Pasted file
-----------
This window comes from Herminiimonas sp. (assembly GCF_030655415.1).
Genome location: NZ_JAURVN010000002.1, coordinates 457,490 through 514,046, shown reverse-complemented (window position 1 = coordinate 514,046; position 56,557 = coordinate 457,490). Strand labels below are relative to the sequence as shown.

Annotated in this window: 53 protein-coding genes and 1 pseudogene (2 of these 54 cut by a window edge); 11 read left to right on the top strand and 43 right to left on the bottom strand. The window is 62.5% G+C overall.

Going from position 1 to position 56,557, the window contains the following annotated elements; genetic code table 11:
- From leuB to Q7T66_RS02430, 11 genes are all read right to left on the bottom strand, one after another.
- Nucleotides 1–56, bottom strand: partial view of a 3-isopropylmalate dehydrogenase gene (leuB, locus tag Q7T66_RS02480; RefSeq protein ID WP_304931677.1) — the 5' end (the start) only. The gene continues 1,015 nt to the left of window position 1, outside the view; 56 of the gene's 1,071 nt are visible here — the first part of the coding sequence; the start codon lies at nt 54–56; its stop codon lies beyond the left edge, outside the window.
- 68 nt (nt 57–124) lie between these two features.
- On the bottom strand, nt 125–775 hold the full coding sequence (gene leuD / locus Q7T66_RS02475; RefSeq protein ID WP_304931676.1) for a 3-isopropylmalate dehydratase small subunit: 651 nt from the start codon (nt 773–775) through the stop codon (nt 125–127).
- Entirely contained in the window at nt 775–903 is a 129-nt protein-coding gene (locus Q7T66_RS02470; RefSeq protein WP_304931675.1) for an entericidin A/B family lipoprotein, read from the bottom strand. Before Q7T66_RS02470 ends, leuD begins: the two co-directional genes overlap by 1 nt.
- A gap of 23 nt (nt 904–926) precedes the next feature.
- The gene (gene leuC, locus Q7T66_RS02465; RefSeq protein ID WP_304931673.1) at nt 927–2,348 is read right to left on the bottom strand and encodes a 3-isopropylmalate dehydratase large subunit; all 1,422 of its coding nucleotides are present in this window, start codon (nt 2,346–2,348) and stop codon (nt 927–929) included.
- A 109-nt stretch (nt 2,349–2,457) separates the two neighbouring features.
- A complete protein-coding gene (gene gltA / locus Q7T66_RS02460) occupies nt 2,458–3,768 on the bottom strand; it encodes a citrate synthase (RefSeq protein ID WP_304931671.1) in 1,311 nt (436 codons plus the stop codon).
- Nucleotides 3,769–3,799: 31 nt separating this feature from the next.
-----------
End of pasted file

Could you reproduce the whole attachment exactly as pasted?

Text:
This window comes from Herminiimonas sp. (assembly GCF_030655415.1).
Genome location: NZ_JAURVN010000002.1, coordinates 457,490 through 514,046, shown reverse-complemented (window position 1 = coordinate 514,046; position 56,557 = coordinate 457,490). Strand labels below are relative to the sequence as shown.

Annotated in this window: 53 protein-coding genes and 1 pseudogene (2 of these 54 cut by a window edge); 11 read left to right on the top strand and 43 right to left on the bottom strand. The window is 62.5% G+C overall.

Going from position 1 to position 56,557, the window contains the following annotated elements; genetic code table 11:
- From leuB to Q7T66_RS02430, 11 genes are all read right to left on the bottom strand, one after another.
- Nucleotides 1–56, bottom strand: partial view of a 3-isopropylmalate dehydrogenase gene (leuB, locus tag Q7T66_RS02480; RefSeq protein ID WP_304931677.1) — the 5' end (the start) only. The gene continues 1,015 nt to the left of window position 1, outside the view; 56 of the gene's 1,071 nt are visible here — the first part of the coding sequence; the start codon lies at nt 54–56; its stop codon lies beyond the left edge, outside the window.
- 68 nt (nt 57–124) lie between these two features.
- On the bottom strand, nt 125–775 hold the full coding sequence (gene leuD / locus Q7T66_RS02475; RefSeq protein ID WP_304931676.1) for a 3-isopropylmalate dehydratase small subunit: 651 nt from the start codon (nt 773–775) through the stop codon (nt 125–127).
- Entirely contained in the window at nt 775–903 is a 129-nt protein-coding gene (locus Q7T66_RS02470; RefSeq protein WP_304931675.1) for an entericidin A/B family lipoprotein, read from the bottom strand. Before Q7T66_RS02470 ends, leuD begins: the two co-directional genes overlap by 1 nt.
- A gap of 23 nt (nt 904–926) precedes the next feature.
- The gene (gene leuC, locus Q7T66_RS02465; RefSeq protein ID WP_304931673.1) at nt 927–2,348 is read right to left on the bottom strand and encodes a 3-isopropylmalate dehydratase large subunit; all 1,422 of its coding nucleotides are present in this window, start codon (nt 2,346–2,348) and stop codon (nt 927–929) included.
- A 109-nt stretch (nt 2,349–2,457) separates the two neighbouring features.
- A complete protein-coding gene (gene gltA / locus Q7T66_RS02460) occupies nt 2,458–3,768 on the bottom strand; it encodes a citrate synthase (RefSeq protein ID WP_304931671.1) in 1,311 nt (436 codons plus the stop codon).
- Nucleotides 3,769–3,799: 31 nt separating this feature from the next.